• Cuba;
  • tourism;
  • racial constructions;
  • national identity;
  • culture commodification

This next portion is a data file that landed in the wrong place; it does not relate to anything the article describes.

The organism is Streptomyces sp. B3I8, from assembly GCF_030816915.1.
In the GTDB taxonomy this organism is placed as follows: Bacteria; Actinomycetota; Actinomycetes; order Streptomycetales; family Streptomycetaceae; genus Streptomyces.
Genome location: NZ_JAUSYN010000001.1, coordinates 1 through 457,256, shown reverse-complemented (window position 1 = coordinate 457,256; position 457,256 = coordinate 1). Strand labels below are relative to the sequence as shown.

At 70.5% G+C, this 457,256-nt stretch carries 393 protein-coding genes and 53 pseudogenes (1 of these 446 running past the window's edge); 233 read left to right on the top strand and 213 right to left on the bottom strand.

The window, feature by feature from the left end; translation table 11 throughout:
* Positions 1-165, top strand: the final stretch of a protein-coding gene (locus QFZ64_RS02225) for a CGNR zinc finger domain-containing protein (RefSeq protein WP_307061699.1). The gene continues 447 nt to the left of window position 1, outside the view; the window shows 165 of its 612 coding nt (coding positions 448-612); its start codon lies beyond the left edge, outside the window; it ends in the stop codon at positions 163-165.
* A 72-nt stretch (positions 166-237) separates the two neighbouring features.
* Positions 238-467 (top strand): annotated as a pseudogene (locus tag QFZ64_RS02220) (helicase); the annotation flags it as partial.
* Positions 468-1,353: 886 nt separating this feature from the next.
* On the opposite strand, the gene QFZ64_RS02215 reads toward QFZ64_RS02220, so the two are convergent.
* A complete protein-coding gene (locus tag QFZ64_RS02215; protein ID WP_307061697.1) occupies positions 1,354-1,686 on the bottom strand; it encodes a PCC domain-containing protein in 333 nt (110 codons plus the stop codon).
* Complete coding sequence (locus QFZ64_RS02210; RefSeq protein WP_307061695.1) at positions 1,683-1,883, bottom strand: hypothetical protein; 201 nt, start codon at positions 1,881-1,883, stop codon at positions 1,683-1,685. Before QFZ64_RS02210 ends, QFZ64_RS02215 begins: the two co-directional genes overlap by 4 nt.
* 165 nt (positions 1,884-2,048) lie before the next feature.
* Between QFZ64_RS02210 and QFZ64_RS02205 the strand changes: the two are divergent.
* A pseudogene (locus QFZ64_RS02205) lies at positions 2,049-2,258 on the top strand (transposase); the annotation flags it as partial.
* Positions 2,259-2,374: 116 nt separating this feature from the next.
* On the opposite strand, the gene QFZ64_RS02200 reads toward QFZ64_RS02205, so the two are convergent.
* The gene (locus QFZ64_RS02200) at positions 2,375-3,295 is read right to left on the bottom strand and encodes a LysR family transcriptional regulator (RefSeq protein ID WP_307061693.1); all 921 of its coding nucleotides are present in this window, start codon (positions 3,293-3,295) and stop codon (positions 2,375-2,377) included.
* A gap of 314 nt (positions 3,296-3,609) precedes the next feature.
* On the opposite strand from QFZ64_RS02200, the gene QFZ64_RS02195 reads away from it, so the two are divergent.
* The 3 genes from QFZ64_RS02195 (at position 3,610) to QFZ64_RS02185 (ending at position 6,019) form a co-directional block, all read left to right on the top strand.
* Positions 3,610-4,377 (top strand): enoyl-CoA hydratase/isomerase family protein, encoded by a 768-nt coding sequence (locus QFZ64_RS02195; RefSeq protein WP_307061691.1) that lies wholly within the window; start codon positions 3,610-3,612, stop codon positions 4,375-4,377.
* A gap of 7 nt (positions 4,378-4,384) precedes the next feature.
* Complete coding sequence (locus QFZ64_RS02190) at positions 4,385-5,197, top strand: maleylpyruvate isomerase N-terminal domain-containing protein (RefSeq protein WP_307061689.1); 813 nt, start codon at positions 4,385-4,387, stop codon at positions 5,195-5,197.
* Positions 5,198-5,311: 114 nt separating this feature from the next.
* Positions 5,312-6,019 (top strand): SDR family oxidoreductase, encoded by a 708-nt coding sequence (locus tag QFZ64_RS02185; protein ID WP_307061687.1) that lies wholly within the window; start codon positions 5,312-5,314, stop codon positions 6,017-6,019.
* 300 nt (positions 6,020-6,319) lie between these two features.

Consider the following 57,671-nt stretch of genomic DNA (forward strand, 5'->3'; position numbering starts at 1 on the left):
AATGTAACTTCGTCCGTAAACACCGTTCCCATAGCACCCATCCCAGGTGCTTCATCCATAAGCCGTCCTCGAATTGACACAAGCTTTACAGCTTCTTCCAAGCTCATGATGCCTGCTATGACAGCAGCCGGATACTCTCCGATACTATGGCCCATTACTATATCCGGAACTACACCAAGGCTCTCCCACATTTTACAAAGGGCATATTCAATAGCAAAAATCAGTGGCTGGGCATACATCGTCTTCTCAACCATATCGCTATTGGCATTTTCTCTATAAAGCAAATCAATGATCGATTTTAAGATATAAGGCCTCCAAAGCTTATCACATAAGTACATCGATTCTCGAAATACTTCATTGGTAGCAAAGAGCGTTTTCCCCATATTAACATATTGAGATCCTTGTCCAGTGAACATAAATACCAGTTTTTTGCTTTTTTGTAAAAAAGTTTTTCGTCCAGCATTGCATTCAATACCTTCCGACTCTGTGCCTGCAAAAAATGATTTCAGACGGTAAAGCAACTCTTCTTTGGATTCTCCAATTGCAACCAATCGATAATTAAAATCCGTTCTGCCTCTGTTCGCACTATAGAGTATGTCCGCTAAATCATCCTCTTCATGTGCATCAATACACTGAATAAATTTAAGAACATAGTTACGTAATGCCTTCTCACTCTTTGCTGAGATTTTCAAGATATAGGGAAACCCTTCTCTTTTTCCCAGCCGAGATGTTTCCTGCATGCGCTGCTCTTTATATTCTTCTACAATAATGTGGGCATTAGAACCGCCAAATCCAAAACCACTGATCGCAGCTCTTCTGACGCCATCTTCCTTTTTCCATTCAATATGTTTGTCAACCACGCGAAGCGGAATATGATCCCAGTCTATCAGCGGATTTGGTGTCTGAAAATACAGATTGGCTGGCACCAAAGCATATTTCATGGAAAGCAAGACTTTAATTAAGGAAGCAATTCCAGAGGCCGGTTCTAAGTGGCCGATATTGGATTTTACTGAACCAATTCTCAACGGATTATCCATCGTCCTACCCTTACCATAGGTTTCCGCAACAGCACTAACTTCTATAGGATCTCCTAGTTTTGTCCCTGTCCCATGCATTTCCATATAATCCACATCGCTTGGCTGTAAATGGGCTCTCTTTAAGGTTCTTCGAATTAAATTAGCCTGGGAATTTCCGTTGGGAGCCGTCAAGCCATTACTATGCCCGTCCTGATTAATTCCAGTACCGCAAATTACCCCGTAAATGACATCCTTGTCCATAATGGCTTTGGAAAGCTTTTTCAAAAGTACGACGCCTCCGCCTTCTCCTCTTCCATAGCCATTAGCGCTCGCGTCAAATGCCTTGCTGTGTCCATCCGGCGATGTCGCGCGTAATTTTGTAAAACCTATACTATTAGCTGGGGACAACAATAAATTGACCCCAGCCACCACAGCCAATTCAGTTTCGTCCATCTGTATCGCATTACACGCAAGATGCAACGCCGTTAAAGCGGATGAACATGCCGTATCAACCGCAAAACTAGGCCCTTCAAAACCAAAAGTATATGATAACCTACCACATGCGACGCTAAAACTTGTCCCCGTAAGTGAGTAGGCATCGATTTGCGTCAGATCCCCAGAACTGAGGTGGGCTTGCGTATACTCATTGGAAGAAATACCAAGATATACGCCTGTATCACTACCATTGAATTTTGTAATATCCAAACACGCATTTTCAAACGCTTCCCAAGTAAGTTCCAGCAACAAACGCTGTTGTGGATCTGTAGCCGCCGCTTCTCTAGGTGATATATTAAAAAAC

This article analyzes the ways contemporary understandings of skin color and foreign-ness in touristic interactions challenge revolutionary conceptualizations of what it means to be Cuban. In particular, the essay explores the tensions and contradictions of post-Soviet era Cuba's use of tourism, a fundamentally capitalist tool, to sustain its socialist economy. In light of the revolution's humanist and egalitarian objectives, the paper theorizes the emergent commodification of raced, gendered, and sexualized Cuban bodies as well as the deepening of class cleavages that have been exacerbated by the legalization of the U.S. dollar. Moreover, it analyzes the new and complicated ways race and racialization have become means to gloss emergent status hierarchies in contemporary Cuba.